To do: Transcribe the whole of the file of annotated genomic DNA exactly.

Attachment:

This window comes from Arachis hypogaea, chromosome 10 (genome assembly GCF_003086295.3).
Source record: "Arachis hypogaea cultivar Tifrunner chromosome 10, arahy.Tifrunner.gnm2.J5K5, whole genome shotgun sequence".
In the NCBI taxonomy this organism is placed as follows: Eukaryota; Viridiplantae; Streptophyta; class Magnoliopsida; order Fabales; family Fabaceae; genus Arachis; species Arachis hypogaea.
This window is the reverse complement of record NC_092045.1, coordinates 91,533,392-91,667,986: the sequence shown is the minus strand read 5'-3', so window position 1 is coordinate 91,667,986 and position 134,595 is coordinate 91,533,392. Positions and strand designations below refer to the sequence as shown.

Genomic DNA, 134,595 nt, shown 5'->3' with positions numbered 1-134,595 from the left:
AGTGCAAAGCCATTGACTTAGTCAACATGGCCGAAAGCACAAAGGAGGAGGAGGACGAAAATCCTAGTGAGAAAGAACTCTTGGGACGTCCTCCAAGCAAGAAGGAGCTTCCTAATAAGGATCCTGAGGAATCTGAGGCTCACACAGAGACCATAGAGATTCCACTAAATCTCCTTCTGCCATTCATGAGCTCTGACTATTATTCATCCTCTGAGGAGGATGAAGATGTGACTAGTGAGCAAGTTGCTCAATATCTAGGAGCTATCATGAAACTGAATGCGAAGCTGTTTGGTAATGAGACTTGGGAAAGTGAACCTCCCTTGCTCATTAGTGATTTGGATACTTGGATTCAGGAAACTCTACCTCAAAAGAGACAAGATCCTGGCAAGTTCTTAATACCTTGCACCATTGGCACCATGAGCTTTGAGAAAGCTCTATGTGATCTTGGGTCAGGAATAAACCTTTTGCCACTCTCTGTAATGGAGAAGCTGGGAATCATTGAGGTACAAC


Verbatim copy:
This window comes from Arachis hypogaea, chromosome 10 (genome assembly GCF_003086295.3).
Source record: "Arachis hypogaea cultivar Tifrunner chromosome 10, arahy.Tifrunner.gnm2.J5K5, whole genome shotgun sequence".
In the NCBI taxonomy this organism is placed as follows: Eukaryota; Viridiplantae; Streptophyta; class Magnoliopsida; order Fabales; family Fabaceae; genus Arachis; species Arachis hypogaea.
This window is the reverse complement of record NC_092045.1, coordinates 91,533,392-91,667,986: the sequence shown is the minus strand read 5'-3', so window position 1 is coordinate 91,667,986 and position 134,595 is coordinate 91,533,392. Positions and strand designations below refer to the sequence as shown.

Genomic DNA, 134,595 nt, shown 5'->3' with positions numbered 1-134,595 from the left:
AGTGCAAAGCCATTGACTTAGTCAACATGGCCGAAAGCACAAAGGAGGAGGAGGACGAAAATCCTAGTGAGAAAGAACTCTTGGGACGTCCTCCAAGCAAGAAGGAGCTTCCTAATAAGGATCCTGAGGAATCTGAGGCTCACACAGAGACCATAGAGATTCCACTAAATCTCCTTCTGCCATTCATGAGCTCTGACTATTATTCATCCTCTGAGGAGGATGAAGATGTGACTAGTGAGCAAGTTGCTCAATATCTAGGAGCTATCATGAAACTGAATGCGAAGCTGTTTGGTAATGAGACTTGGGAAAGTGAACCTCCCTTGCTCATTAGTGATTTGGATACTTGGATTCAGGAAACTCTACCTCAAAAGAGACAAGATCCTGGCAAGTTCTTAATACCTTGCACCATTGGCACCATGAGCTTTGAGAAAGCTCTATGTGATCTTGGGTCAGGAATAAACCTTTTGCCACTCTCTGTAATGGAGAAGCTGGGAATCATTGAGGTACAAC